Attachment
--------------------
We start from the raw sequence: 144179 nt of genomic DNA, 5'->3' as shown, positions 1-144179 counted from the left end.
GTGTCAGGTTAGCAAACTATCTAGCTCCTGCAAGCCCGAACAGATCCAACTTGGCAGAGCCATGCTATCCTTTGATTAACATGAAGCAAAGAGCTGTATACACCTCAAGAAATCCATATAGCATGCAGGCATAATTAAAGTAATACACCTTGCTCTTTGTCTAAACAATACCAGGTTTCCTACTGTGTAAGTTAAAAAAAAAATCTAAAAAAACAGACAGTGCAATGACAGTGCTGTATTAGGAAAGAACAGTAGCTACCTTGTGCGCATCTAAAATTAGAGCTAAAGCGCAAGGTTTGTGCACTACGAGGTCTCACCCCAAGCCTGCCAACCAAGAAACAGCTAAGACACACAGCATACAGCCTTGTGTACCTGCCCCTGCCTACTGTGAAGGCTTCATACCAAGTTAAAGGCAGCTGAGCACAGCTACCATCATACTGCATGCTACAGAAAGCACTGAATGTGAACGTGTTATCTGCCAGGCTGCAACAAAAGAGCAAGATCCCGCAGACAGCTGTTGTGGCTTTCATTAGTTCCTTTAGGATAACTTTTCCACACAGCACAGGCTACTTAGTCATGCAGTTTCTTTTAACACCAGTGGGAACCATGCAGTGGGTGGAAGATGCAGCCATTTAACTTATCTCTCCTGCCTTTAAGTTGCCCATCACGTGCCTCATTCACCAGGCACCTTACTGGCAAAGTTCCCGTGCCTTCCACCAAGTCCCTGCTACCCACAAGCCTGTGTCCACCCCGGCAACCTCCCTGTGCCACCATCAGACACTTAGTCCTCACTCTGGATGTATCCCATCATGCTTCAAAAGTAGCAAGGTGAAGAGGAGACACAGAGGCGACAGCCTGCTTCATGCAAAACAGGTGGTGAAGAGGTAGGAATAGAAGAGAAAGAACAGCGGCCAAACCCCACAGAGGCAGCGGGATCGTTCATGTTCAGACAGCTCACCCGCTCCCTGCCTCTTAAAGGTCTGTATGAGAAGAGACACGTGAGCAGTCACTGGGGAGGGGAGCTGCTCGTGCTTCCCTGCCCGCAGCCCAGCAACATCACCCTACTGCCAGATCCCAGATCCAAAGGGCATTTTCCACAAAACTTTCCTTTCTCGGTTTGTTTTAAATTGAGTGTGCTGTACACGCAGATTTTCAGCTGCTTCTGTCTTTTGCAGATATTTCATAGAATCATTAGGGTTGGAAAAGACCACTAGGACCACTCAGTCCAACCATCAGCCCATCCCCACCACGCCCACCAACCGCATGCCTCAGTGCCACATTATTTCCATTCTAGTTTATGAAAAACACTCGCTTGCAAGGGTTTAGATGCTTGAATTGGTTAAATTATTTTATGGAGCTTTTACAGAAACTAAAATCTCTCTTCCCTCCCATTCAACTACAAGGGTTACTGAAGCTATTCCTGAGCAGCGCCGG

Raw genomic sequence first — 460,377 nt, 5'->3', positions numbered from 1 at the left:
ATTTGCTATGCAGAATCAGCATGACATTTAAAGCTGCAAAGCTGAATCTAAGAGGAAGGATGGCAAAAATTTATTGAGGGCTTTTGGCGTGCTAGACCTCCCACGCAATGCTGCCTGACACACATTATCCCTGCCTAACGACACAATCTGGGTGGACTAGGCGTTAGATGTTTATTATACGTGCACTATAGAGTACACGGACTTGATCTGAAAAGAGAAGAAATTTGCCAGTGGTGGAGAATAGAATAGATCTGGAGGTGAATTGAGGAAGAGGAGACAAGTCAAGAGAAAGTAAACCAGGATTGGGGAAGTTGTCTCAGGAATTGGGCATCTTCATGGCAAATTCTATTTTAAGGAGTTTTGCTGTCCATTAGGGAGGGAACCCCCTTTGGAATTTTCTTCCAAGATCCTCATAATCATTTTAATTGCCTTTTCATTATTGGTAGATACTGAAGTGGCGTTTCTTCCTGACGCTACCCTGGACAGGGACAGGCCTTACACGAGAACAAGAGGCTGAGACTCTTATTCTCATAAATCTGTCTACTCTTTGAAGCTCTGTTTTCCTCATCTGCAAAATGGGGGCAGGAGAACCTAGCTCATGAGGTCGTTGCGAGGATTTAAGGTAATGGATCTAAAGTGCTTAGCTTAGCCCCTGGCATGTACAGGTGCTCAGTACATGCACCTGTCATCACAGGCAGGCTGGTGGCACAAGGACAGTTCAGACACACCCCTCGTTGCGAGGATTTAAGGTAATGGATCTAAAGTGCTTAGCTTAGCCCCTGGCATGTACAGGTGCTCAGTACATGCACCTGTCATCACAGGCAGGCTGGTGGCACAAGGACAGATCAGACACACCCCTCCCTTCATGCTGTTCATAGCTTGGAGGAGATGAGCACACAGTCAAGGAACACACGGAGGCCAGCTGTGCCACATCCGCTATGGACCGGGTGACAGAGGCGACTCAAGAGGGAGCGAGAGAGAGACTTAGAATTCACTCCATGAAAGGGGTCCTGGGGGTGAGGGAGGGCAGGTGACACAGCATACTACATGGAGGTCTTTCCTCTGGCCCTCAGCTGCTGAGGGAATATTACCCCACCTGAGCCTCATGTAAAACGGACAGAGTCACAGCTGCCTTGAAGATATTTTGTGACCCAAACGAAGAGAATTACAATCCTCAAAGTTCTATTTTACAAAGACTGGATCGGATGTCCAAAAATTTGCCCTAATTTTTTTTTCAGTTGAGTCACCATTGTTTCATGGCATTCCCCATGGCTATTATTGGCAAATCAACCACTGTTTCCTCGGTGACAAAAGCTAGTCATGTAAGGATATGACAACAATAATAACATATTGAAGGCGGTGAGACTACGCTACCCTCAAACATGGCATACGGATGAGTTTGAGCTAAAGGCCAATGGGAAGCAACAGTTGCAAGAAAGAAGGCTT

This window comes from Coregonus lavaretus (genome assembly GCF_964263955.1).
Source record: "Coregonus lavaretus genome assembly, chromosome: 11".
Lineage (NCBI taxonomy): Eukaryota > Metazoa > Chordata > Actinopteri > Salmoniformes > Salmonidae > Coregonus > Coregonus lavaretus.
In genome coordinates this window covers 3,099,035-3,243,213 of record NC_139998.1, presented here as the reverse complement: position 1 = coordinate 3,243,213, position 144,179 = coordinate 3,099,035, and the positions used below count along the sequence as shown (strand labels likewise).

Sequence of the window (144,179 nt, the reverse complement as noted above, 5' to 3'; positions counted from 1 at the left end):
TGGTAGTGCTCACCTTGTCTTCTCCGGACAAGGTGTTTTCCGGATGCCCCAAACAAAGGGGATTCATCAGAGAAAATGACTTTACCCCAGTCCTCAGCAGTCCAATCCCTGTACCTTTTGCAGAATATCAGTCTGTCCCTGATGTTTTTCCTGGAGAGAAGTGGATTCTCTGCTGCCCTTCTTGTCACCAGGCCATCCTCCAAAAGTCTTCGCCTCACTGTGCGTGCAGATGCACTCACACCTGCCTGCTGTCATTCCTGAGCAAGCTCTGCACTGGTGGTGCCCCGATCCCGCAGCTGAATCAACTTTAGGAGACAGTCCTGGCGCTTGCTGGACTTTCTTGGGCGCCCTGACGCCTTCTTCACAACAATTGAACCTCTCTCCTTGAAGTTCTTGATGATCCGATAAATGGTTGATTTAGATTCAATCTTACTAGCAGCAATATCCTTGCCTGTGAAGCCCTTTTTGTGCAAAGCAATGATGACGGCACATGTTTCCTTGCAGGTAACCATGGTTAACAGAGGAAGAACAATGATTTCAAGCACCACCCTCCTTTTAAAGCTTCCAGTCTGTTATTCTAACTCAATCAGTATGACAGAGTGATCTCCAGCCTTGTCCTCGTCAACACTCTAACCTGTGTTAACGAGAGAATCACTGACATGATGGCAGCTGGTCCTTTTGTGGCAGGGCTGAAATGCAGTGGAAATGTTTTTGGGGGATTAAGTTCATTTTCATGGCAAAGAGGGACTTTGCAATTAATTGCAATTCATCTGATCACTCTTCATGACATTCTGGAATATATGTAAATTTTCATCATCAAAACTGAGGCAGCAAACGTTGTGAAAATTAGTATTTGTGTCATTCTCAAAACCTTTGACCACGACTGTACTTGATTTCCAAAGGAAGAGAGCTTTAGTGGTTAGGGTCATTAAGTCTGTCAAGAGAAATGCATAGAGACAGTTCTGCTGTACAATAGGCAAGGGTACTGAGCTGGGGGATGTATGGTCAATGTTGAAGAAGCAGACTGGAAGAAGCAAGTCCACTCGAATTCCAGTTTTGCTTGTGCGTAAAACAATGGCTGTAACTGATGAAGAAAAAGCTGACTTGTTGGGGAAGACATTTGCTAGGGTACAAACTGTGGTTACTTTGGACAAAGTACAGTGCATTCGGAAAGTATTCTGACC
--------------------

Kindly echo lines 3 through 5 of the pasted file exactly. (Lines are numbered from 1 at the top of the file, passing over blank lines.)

Raw genomic sequence first — 460,377 nt, 5'->3', positions numbered from 1 at the left:
ATTTGCTATGCAGAATCAGCATGACATTTAAAGCTGCAAAGCTGAATCTAAGAGGAAGGATGGCAAAAATTTATTGAGGGCTTTTGGCGTGCTAGACCTCCCACGCAATGCTGCCTGACACACATTATCCCTGCCTAACGACACAATCTGGGTGGACTAGGCGTTAGATGTTTATTATACGTGCACTATAGAGTACACGGACTTGATCTGAAAAGAGAAGAAATTTGCCAGTGGTGGAGAATAGAATAGATCTGGAGGTGAATTGAGGAAGAGGAGACAAGTCAAGAGAAAGTAAACCAGGATTGGGGAAGTTGTCTCAGGAATTGGGCATCTTCATGGCAAATTCTATTTTAAGGAGTTTTGCTGTCCATTAGGGAGGGAACCCCCTTTGGAATTTTCTTCCAAGATCCTCATAATCATTTTAATTGCCTTTTCATTATTGGTAGATACTGAAGTGGCGTTTCTTCCTGACGCTACCCTGGACAGGGACAGGCCTTACACGAGAACAAGAGGCTGAGACTCTTATTCTCATAAATCTGTCTACTCTTTGAAGCTCTGTTTTCCTCATCTGCAAAATGGGGGCAGGAGAACCTAGCTCATGAGGTCGTTGCGAGGATTTAAGGTAATGGATCTAAAGTGCTTAGCTTAGCCCCTGGCATGTACAGGTGCTCAGTACATGCACCTGTCATCACAGGCAGGCTGGTGGCACAAGGACAGTTCAGACACACCCCTCGTTGCGAGGATTTAAGGTAATGGATCTAAAGTGCTTAGCTTAGCCCCTGGCATGTACAGGTGCTCAGTACATGCACCTGTCATCACAGGCAGGCTGGTGGCACAAGGACAGATCAGACACACCCCTCCCTTCATGCTGTTCATAGCTTGGAGGAGATGAGCACACAGTCAAGGAACACACGGAGGCCAGCTGTGCCACATCCGCTATGGACCGGGTGACAGAGGCGACTCAAGAGGGAGCGAGAGAGAGACTTAGAATTCACTCCATGAAAGGGGTCCTGGGGGTGAGGGAGGGCAGGTGACACAGCATACTACATGGAGGTCTTTCCTCTGGCCCTCAGCTGCTGAGGGAATATTACCCCACCTGAGCCTCATGTAAAACGGACAGAGTCACAGCTGCCTTGAAGATATTTTGTGACCCAAACGAAGAGAATTACAATCCTCAAAGTTCTATTTTACAAAGACTGGATCGGATGTCCAAAAATTTGCCCTAATTTTTTTTTCAGTTGAGTCACCATTGTTTCATGGCATTCCCCATGGCTATTATTGGCAAATCAACCACTGTTTCCTCGGTGACAAAAGCTAGTCATGTAAGGATATGACAACAATAATAACATATTGAAGGCGGTGAGACTACGCTACCCTCAAACATGGCATACGGATGAGTTTGAGCTAAAGGCCAATGGGAAGCAACAGTTGCAAGAAAGAAGGCTT

This window comes from Coregonus lavaretus (genome assembly GCF_964263955.1).